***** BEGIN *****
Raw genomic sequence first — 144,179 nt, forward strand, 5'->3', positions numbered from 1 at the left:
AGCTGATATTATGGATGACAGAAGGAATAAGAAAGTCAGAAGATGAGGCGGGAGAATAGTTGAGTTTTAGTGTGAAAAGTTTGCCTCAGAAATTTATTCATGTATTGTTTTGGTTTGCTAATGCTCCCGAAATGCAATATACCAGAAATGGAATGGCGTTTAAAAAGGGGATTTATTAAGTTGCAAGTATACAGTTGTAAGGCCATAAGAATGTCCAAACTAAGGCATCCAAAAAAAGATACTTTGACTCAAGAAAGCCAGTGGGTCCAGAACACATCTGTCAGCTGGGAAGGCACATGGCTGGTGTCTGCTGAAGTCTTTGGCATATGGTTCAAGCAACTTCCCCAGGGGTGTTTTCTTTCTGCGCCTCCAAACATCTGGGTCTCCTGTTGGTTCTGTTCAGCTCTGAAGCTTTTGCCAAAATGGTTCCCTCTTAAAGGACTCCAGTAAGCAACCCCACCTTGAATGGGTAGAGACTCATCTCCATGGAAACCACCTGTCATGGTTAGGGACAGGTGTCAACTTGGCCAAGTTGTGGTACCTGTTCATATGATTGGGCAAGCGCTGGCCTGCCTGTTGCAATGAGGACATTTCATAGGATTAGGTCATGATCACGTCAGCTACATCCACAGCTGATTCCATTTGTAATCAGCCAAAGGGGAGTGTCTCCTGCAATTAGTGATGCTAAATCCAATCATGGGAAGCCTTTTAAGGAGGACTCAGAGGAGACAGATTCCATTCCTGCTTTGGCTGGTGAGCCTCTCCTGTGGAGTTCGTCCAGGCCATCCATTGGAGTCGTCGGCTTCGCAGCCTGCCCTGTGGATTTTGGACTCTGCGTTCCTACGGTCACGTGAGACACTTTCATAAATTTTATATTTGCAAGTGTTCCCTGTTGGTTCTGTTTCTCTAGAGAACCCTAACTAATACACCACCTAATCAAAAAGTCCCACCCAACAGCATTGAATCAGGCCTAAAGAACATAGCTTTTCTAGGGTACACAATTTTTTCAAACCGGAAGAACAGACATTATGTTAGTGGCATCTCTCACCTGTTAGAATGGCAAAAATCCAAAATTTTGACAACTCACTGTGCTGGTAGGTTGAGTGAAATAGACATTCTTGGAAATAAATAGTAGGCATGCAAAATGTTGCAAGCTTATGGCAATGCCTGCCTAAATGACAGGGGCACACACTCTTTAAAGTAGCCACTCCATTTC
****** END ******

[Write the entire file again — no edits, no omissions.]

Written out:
Raw genomic sequence first — 144,179 nt, forward strand, 5'->3', positions numbered from 1 at the left:
AGCTGATATTATGGATGACAGAAGGAATAAGAAAGTCAGAAGATGAGGCGGGAGAATAGTTGAGTTTTAGTGTGAAAAGTTTGCCTCAGAAATTTATTCATGTATTGTTTTGGTTTGCTAATGCTCCCGAAATGCAATATACCAGAAATGGAATGGCGTTTAAAAAGGGGATTTATTAAGTTGCAAGTATACAGTTGTAAGGCCATAAGAATGTCCAAACTAAGGCATCCAAAAAAAGATACTTTGACTCAAGAAAGCCAGTGGGTCCAGAACACATCTGTCAGCTGGGAAGGCACATGGCTGGTGTCTGCTGAAGTCTTTGGCATATGGTTCAAGCAACTTCCCCAGGGGTGTTTTCTTTCTGCGCCTCCAAACATCTGGGTCTCCTGTTGGTTCTGTTCAGCTCTGAAGCTTTTGCCAAAATGGTTCCCTCTTAAAGGACTCCAGTAAGCAACCCCACCTTGAATGGGTAGAGACTCATCTCCATGGAAACCACCTGTCATGGTTAGGGACAGGTGTCAACTTGGCCAAGTTGTGGTACCTGTTCATATGATTGGGCAAGCGCTGGCCTGCCTGTTGCAATGAGGACATTTCATAGGATTAGGTCATGATCACGTCAGCTACATCCACAGCTGATTCCATTTGTAATCAGCCAAAGGGGAGTGTCTCCTGCAATTAGTGATGCTAAATCCAATCATGGGAAGCCTTTTAAGGAGGACTCAGAGGAGACAGATTCCATTCCTGCTTTGGCTGGTGAGCCTCTCCTGTGGAGTTCGTCCAGGCCATCCATTGGAGTCGTCGGCTTCGCAGCCTGCCCTGTGGATTTTGGACTCTGCGTTCCTACGGTCACGTGAGACACTTTCATAAATTTTATATTTGCAAGTGTTCCCTGTTGGTTCTGTTTCTCTAGAGAACCCTAACTAATACACCACCTAATCAAAAAGTCCCACCCAACAGCATTGAATCAGGCCTAAAGAACATAGCTTTTCTAGGGTACACAATTTTTTCAAACCGGAAGAACAGACATTATGTTAGTGGCATCTCTCACCTGTTAGAATGGCAAAAATCCAAAATTTTGACAACTCACTGTGCTGGTAGGTTGAGTGAAATAGACATTCTTGGAAATAAATAGTAGGCATGCAAAATGTTGCAAGCTTATGGCAATGCCTGCCTAAATGACAGGGGCACACACTCTTTAAAGTAGCCACTCCATTTC